According to a new report, 10 Asiatic lions and dozens of people were killed last month by monsoon flooding in Gujarat, India.
The report, submitted this weekend to the state and federal environment ministries, said the rains also killed at least 10 of the country’s 523 lions — the last members of the subspecies left anywhere in the wild — as well as prey animals including more than 80 spotted deer and 1,670 Asian antelope called blue bulls…The lions’ deaths occurred in two badly flooded areas near the lion sanctuary in Gir National Forest in southern Gujarat. Other lions were found in “weak health and shocked condition” and were given treatment and food supplements, the report said, according to the Press Trust of India.
Photo Credit: www.torontosun.com
Read more at http://www.torontosun.com/2015/07/12/monsoon-floods-in-india-killed-10-endangered-asiatic-lions-officials
On July 6, 2015 the Discovery Channel premiered a new Asiatic lion documentary “India’s Wandering Lions”. The lions were tracked and filmed for over 3 years.
Today, the Indian lion population has rebounded to a population of over 400 – a cause for celebration. However, their success has surpassed the natural capacity of the Gir Forest Sanctuary, forcing lions to spill over its borders and seek new homes. Can they remain out of trouble and keep their human neighbours onside for the long term? We have worked with Kosmik Global, Earth Touch and Discovery India to bring this incredible story to light. With unprecedented access by locals and the various forest departments, we have uncovered one of the most extraordinary stories of recovery of our generation. Our 4K cameras bring a beautiful richness and clarity to the imagery, while colour starlight and hi-res thermal techniques allow us to create striking images, day or night.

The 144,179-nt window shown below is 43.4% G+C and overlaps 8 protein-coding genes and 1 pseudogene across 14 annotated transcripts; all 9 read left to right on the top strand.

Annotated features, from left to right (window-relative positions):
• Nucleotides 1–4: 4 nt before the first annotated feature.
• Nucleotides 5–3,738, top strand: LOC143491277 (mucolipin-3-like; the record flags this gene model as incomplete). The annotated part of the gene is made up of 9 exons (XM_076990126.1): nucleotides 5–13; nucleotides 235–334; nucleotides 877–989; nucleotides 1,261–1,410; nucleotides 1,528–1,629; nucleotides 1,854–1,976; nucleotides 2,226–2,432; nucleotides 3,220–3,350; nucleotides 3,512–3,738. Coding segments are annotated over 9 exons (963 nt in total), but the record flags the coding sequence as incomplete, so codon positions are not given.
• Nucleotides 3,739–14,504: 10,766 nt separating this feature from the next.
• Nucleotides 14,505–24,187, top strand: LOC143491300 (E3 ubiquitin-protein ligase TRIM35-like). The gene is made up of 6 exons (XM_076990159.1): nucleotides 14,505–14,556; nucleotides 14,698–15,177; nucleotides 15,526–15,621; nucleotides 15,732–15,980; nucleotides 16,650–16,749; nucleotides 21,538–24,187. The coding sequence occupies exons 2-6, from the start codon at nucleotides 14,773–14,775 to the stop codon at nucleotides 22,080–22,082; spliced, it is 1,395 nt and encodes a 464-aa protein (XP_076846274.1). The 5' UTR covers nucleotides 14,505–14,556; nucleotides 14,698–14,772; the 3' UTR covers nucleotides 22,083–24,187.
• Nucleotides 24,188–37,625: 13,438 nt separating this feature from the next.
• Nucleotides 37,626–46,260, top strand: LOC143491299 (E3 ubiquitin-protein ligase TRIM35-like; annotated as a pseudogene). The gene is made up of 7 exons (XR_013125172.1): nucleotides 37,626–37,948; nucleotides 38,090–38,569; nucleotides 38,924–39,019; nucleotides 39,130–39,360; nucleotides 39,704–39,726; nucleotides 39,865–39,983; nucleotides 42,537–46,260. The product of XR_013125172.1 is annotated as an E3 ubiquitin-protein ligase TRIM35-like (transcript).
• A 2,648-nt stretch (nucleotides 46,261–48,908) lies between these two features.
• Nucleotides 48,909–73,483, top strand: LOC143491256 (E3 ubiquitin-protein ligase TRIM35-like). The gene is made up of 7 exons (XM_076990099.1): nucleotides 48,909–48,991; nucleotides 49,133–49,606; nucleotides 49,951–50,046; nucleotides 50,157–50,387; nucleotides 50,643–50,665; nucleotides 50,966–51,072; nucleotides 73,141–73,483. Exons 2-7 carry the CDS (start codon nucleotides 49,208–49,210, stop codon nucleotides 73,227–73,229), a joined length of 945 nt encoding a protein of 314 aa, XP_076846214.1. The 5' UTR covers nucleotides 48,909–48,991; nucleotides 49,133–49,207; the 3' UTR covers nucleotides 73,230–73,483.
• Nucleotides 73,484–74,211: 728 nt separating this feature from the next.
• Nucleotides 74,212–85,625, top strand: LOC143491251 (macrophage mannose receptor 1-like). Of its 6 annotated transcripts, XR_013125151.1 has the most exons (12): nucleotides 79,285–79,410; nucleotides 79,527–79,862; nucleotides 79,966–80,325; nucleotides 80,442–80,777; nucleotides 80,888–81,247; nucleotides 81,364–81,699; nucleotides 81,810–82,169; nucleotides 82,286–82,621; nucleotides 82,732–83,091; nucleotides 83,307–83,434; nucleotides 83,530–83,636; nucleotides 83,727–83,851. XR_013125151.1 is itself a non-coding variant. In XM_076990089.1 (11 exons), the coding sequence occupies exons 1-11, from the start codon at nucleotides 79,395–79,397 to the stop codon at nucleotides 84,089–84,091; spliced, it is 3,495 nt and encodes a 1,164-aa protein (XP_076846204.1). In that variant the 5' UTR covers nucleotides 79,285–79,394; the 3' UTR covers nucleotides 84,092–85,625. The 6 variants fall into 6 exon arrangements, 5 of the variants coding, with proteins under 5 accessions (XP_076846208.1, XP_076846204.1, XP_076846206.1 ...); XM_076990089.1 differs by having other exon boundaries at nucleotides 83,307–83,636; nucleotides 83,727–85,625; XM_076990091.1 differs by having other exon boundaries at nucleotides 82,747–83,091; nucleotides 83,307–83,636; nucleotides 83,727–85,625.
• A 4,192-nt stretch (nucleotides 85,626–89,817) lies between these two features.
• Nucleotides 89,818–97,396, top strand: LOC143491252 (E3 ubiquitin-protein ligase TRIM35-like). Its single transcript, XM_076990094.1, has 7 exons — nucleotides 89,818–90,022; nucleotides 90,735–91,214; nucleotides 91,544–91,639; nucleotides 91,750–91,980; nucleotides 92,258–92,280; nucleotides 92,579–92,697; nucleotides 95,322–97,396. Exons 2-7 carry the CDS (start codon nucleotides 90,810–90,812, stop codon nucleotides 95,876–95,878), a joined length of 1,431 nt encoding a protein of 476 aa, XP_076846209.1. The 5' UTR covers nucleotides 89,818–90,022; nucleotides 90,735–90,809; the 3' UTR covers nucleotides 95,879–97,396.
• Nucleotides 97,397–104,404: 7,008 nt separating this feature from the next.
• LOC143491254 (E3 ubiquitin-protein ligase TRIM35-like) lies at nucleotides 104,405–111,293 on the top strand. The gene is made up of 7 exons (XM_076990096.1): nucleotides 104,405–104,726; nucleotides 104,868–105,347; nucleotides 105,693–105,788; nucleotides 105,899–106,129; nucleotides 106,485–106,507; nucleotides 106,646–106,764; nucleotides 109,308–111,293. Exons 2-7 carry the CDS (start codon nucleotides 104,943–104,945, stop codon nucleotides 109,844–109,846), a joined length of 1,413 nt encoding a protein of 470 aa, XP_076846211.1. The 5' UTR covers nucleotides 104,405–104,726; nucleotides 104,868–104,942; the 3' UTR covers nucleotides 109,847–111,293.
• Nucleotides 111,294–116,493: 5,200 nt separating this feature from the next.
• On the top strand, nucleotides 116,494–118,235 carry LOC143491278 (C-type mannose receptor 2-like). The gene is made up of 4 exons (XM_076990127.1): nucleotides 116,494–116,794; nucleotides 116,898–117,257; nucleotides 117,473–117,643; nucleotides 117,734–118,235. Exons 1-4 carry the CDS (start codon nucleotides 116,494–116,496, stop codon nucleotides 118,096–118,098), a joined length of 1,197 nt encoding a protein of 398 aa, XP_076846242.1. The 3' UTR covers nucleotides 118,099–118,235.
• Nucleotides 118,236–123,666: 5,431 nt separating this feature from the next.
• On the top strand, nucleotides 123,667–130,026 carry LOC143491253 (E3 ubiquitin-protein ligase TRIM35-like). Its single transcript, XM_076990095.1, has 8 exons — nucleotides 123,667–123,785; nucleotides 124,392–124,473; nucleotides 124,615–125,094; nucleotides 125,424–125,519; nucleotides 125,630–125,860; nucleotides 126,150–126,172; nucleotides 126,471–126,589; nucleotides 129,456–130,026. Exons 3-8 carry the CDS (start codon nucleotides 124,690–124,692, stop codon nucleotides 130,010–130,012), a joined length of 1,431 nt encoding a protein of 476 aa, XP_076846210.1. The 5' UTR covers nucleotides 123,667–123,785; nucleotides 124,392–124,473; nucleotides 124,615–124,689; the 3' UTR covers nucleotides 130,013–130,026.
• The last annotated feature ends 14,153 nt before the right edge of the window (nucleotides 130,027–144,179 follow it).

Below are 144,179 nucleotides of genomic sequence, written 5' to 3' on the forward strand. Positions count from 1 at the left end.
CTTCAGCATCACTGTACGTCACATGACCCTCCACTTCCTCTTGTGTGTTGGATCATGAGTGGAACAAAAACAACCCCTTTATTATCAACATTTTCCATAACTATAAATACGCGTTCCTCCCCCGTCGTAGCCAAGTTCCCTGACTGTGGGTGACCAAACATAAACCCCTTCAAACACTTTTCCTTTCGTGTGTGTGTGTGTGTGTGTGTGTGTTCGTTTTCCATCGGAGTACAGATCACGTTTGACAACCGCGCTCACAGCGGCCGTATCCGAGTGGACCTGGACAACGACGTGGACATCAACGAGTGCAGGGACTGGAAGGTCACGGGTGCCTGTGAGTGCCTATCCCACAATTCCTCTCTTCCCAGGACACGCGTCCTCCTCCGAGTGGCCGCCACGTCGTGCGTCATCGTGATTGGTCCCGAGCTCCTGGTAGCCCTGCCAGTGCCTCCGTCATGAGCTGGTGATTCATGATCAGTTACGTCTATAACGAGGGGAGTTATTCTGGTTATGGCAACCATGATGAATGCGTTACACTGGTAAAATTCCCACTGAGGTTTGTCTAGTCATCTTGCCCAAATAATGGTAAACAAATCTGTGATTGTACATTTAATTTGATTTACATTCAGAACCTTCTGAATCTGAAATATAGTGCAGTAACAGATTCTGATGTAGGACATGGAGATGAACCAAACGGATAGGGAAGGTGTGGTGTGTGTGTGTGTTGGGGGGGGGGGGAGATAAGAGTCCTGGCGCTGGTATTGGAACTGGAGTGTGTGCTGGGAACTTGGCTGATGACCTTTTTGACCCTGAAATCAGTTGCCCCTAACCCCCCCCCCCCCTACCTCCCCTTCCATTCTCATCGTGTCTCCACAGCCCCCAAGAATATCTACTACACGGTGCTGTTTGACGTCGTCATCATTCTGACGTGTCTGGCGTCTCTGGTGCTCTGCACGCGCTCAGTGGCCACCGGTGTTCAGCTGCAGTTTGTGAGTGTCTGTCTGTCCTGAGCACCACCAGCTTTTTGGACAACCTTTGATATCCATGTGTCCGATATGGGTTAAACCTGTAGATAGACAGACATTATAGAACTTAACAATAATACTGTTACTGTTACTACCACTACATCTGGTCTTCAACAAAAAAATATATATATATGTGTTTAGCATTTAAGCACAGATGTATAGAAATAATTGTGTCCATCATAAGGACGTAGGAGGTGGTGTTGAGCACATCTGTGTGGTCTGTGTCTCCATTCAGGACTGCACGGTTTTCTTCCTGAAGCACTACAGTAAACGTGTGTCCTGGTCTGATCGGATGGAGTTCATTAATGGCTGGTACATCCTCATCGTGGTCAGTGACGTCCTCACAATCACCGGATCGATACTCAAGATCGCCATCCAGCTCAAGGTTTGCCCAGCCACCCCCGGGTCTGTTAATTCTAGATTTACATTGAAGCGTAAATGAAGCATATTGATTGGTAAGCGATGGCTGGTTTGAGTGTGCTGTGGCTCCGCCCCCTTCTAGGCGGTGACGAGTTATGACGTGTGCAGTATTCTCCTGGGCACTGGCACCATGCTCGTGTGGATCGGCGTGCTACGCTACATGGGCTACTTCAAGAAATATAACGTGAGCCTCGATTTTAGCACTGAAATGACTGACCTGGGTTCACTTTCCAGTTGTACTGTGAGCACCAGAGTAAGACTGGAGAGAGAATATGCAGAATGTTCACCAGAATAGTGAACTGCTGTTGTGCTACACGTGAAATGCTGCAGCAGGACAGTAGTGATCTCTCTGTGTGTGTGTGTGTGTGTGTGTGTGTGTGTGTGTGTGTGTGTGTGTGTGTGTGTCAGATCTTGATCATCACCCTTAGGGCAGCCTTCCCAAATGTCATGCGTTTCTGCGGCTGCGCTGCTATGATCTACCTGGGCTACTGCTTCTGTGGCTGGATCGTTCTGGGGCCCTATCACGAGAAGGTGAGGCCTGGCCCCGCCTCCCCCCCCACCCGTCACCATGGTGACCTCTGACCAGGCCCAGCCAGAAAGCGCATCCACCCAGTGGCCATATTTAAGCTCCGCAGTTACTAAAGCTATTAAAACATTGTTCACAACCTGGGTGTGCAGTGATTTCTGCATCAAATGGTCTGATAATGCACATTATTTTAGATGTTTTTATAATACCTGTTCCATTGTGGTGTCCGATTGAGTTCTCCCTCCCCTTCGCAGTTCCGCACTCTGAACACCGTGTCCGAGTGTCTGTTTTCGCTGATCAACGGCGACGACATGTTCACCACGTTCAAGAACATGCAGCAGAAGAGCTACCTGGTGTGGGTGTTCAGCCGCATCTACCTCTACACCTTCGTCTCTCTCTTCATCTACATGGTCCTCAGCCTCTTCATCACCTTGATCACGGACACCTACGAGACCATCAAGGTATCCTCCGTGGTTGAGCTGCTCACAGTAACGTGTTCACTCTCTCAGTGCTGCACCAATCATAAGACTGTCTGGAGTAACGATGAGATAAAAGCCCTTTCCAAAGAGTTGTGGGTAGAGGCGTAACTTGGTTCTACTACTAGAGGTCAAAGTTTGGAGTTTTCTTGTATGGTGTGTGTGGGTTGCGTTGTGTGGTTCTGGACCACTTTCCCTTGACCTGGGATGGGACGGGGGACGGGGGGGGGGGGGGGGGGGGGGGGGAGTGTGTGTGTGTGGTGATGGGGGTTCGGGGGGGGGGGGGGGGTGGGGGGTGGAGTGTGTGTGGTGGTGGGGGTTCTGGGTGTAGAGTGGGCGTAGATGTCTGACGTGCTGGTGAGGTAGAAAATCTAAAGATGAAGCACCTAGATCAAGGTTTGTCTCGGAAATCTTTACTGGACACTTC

Photo Credits: Featured Image/IndiaToday.com
via Conservation India/Economic Times
Due to the man-tiger conflict in the state, India’s National Tiger Conservation Authority (NTCA) has directed Uttar Pradesh, the country’s fifth largest state, to identify “potential” man-eaters and radio-collar tigers to track their movement.
TIGER NEWS ROUNDUP – FEATURED STORY
Russian forest officers are participating in India’s “Tiger Watch Programme,” a partnership between the International Fund for Animal Welfare-Wildlife Trust of India and Global Tiger Forum. More than half of the world’s wild tiger population inhabits India.
“…in Russia forest officers may sometimes go a considerably long duration or even their entire career without actually seeing a tiger in the wild, given the sparse population in the ranges…”